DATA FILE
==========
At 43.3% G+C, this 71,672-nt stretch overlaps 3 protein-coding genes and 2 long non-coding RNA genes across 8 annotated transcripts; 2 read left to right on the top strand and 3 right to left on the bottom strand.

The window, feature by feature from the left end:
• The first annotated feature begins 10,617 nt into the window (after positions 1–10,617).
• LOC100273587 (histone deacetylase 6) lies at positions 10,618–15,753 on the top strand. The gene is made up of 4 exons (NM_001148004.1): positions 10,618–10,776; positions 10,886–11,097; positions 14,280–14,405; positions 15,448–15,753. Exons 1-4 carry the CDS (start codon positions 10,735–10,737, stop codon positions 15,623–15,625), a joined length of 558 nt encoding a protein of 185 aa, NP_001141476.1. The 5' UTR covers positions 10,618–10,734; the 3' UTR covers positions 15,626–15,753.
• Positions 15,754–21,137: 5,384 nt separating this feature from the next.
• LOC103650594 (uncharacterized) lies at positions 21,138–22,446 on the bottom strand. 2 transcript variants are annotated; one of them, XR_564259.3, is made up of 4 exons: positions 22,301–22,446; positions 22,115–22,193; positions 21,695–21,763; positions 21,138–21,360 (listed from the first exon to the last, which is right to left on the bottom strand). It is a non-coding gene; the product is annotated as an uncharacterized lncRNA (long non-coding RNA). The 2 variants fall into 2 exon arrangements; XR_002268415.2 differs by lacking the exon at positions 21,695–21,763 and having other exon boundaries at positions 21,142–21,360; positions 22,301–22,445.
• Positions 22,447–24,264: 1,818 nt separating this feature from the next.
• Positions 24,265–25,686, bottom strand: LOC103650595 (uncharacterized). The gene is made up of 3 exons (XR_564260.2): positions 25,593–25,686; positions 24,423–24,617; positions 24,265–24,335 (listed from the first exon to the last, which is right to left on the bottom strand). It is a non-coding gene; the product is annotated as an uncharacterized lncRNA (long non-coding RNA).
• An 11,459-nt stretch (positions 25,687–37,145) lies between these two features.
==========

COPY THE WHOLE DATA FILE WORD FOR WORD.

At 43.3% G+C, this 71,672-nt stretch overlaps 3 protein-coding genes and 2 long non-coding RNA genes across 8 annotated transcripts; 2 read left to right on the top strand and 3 right to left on the bottom strand.

The window, feature by feature from the left end:
• The first annotated feature begins 10,617 nt into the window (after positions 1–10,617).
• LOC100273587 (histone deacetylase 6) lies at positions 10,618–15,753 on the top strand. The gene is made up of 4 exons (NM_001148004.1): positions 10,618–10,776; positions 10,886–11,097; positions 14,280–14,405; positions 15,448–15,753. Exons 1-4 carry the CDS (start codon positions 10,735–10,737, stop codon positions 15,623–15,625), a joined length of 558 nt encoding a protein of 185 aa, NP_001141476.1. The 5' UTR covers positions 10,618–10,734; the 3' UTR covers positions 15,626–15,753.
• Positions 15,754–21,137: 5,384 nt separating this feature from the next.
• LOC103650594 (uncharacterized) lies at positions 21,138–22,446 on the bottom strand. 2 transcript variants are annotated; one of them, XR_564259.3, is made up of 4 exons: positions 22,301–22,446; positions 22,115–22,193; positions 21,695–21,763; positions 21,138–21,360 (listed from the first exon to the last, which is right to left on the bottom strand). It is a non-coding gene; the product is annotated as an uncharacterized lncRNA (long non-coding RNA). The 2 variants fall into 2 exon arrangements; XR_002268415.2 differs by lacking the exon at positions 21,695–21,763 and having other exon boundaries at positions 21,142–21,360; positions 22,301–22,445.
• Positions 22,447–24,264: 1,818 nt separating this feature from the next.
• Positions 24,265–25,686, bottom strand: LOC103650595 (uncharacterized). The gene is made up of 3 exons (XR_564260.2): positions 25,593–25,686; positions 24,423–24,617; positions 24,265–24,335 (listed from the first exon to the last, which is right to left on the bottom strand). It is a non-coding gene; the product is annotated as an uncharacterized lncRNA (long non-coding RNA).
• An 11,459-nt stretch (positions 25,687–37,145) lies between these two features.